Donald Trump effigy
People march with an inflatable effigy of Republican presidential candidate Donald Trump during an immigrant rights May Day rally in Los Angeles, May 1, 2016. REUTERS/Lucy Nicholson

Hundreds of people marched through Los Angeles on Sunday in May Day rallies that took aim at Republican presidential front-runner Donald Trump for his anti-illegal immigration platform that includes building a wall along the U.S. border with Mexico.

The rallies in America's second most populous city, which has a large immigrant population, came days after protesters smashed the window of a police car and blocked traffic outside a Trump campaign event in Costa Mesa, California, 40 miles southeast of Los Angeles.

On Friday, demonstrators blocked the entrance of a hotel hosting the California Republican convention in Burlingame, south of San Francisco, forcing Trump to halt his motorcade and go through a back entrance to deliver his speech.

Protests have become common outside rallies for Trump, 69, the New York billionaire businessman. He has aroused criticism for his pledge to deport all the country's illegal immigrants, even as it helped propel him in the race for the Republican nomination for the Nov. 8 election to succeed Democratic President Barack Obama.

He has accused Mexico of sending drug dealers and rapists across the U.S. border and has promised to build a wall along the southern border and make Mexico pay for it.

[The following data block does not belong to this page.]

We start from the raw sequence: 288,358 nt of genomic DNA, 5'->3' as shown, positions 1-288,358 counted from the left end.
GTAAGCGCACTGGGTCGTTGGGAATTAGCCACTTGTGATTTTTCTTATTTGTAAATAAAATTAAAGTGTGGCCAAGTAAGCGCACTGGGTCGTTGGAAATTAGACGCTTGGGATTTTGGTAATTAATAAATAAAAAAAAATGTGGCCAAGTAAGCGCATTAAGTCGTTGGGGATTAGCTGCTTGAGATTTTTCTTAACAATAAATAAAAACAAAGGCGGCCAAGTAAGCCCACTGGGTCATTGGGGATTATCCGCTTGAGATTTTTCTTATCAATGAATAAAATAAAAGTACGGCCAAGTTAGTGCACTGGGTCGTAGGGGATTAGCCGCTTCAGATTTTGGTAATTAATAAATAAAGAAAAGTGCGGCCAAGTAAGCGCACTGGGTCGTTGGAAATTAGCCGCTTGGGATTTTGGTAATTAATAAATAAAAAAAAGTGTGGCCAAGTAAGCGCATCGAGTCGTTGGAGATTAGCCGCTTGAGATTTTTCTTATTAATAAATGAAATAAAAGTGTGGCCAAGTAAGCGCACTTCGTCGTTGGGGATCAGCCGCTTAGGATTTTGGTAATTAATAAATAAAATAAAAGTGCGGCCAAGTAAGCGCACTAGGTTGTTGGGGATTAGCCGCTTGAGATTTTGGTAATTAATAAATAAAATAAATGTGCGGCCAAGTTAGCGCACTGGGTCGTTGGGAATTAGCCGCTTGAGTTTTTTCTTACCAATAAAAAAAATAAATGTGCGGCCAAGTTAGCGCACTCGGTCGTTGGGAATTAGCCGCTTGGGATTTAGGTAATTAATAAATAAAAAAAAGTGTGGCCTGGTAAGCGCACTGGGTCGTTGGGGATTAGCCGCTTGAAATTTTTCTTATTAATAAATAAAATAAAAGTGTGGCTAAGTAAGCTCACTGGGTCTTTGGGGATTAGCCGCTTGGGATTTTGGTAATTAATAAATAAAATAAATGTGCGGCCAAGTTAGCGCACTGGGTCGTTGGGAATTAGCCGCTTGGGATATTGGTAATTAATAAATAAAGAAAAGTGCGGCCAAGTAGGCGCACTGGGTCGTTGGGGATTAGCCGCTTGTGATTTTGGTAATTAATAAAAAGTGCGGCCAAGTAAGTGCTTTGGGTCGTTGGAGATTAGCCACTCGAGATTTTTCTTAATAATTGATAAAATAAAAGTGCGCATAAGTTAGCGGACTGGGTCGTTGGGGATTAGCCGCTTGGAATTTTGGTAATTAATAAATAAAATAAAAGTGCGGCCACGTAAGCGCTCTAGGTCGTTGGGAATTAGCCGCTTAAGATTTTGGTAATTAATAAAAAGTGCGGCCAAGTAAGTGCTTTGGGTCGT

Three separate marches were planned in Los Angeles on Sunday and began peacefully around noon, with several hundred people championing a variety of causes, including immigrant and worker rights.

Members of the boisterous crowd carried a large blow-up effigy of Trump holding a Ku Klux Klan hood, along with signs that read: "Dump Trump."

Others waved Mexican or U.S. flags or signs that called for immigration reform and an end to deportations.

A Los Angeles Police Department spokeswoman said no arrests had been made as of midafternoon, and there were no reports of violence. She declined to give an estimate of the crowd size.

Trump said on Sunday he will have essentially sealed the Republican nomination if he wins Tuesday's contest in Indiana, where he holds a big lead over chief rival Ted Cruz, a U.S. senator from Texas.

California holds its presidential primary on June 7.